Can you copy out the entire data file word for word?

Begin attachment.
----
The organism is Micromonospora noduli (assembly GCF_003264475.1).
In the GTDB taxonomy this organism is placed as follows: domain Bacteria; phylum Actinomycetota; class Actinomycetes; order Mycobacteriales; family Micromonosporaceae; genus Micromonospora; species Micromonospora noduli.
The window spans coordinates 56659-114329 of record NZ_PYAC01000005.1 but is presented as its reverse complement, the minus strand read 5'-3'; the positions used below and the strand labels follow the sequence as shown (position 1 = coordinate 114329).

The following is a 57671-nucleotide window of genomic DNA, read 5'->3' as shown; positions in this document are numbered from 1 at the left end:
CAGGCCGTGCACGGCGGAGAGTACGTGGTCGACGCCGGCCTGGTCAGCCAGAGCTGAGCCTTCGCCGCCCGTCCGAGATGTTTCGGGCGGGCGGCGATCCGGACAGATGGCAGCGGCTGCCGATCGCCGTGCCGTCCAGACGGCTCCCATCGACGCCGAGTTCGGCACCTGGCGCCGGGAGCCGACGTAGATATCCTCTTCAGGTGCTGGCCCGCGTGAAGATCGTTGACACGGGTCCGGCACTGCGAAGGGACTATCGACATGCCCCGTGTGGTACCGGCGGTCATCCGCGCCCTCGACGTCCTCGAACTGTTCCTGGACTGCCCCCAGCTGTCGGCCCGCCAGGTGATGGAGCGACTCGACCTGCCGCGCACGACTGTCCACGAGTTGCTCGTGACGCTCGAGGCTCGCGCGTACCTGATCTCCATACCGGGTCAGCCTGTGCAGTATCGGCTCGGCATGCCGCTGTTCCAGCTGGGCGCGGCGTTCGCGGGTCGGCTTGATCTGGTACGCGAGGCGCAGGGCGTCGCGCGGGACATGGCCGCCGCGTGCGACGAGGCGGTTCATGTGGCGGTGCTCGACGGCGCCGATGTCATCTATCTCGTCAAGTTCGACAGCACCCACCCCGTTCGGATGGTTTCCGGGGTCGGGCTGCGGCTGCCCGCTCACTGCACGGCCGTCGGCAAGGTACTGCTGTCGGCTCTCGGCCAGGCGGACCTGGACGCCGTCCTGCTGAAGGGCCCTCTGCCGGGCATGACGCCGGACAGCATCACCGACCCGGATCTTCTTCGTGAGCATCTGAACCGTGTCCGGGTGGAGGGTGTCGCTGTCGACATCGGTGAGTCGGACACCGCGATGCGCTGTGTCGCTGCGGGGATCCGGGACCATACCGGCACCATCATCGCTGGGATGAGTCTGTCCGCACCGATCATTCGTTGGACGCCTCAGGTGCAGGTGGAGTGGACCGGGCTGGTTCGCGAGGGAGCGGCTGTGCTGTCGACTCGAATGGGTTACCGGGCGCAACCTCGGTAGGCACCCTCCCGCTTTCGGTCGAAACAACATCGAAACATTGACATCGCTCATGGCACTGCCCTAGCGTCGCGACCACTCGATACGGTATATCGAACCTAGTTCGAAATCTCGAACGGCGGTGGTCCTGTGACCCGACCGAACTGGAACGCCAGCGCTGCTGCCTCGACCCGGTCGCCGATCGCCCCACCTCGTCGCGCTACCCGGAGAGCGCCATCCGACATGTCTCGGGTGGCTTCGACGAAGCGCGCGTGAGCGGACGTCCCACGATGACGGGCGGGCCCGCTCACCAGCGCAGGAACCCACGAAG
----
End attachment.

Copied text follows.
The organism is Micromonospora noduli (assembly GCF_003264475.1).
In the GTDB taxonomy this organism is placed as follows: domain Bacteria; phylum Actinomycetota; class Actinomycetes; order Mycobacteriales; family Micromonosporaceae; genus Micromonospora; species Micromonospora noduli.
The window spans coordinates 56659-114329 of record NZ_PYAC01000005.1 but is presented as its reverse complement, the minus strand read 5'-3'; the positions used below and the strand labels follow the sequence as shown (position 1 = coordinate 114329).

The following is a 57671-nucleotide window of genomic DNA, read 5'->3' as shown; positions in this document are numbered from 1 at the left end:
CAGGCCGTGCACGGCGGAGAGTACGTGGTCGACGCCGGCCTGGTCAGCCAGAGCTGAGCCTTCGCCGCCCGTCCGAGATGTTTCGGGCGGGCGGCGATCCGGACAGATGGCAGCGGCTGCCGATCGCCGTGCCGTCCAGACGGCTCCCATCGACGCCGAGTTCGGCACCTGGCGCCGGGAGCCGACGTAGATATCCTCTTCAGGTGCTGGCCCGCGTGAAGATCGTTGACACGGGTCCGGCACTGCGAAGGGACTATCGACATGCCCCGTGTGGTACCGGCGGTCATCCGCGCCCTCGACGTCCTCGAACTGTTCCTGGACTGCCCCCAGCTGTCGGCCCGCCAGGTGATGGAGCGACTCGACCTGCCGCGCACGACTGTCCACGAGTTGCTCGTGACGCTCGAGGCTCGCGCGTACCTGATCTCCATACCGGGTCAGCCTGTGCAGTATCGGCTCGGCATGCCGCTGTTCCAGCTGGGCGCGGCGTTCGCGGGTCGGCTTGATCTGGTACGCGAGGCGCAGGGCGTCGCGCGGGACATGGCCGCCGCGTGCGACGAGGCGGTTCATGTGGCGGTGCTCGACGGCGCCGATGTCATCTATCTCGTCAAGTTCGACAGCACCCACCCCGTTCGGATGGTTTCCGGGGTCGGGCTGCGGCTGCCCGCTCACTGCACGGCCGTCGGCAAGGTACTGCTGTCGGCTCTCGGCCAGGCGGACCTGGACGCCGTCCTGCTGAAGGGCCCTCTGCCGGGCATGACGCCGGACAGCATCACCGACCCGGATCTTCTTCGTGAGCATCTGAACCGTGTCCGGGTGGAGGGTGTCGCTGTCGACATCGGTGAGTCGGACACCGCGATGCGCTGTGTCGCTGCGGGGATCCGGGACCATACCGGCACCATCATCGCTGGGATGAGTCTGTCCGCACCGATCATTCGTTGGACGCCTCAGGTGCAGGTGGAGTGGACCGGGCTGGTTCGCGAGGGAGCGGCTGTGCTGTCGACTCGAATGGGTTACCGGGCGCAACCTCGGTAGGCACCCTCCCGCTTTCGGTCGAAACAACATCGAAACATTGACATCGCTCATGGCACTGCCCTAGCGTCGCGACCACTCGATACGGTATATCGAACCTAGTTCGAAATCTCGAACGGCGGTGGTCCTGTGACCCGACCGAACTGGAACGCCAGCGCTGCTGCCTCGACCCGGTCGCCGATCGCCCCACCTCGTCGCGCTACCCGGAGAGCGCCATCCGACATGTCTCGGGTGGCTTCGACGAAGCGCGCGTGAGCGGACGTCCCACGATGACGGGCGGGCCCGCTCACCAGCGCAGGAACCCACGAAG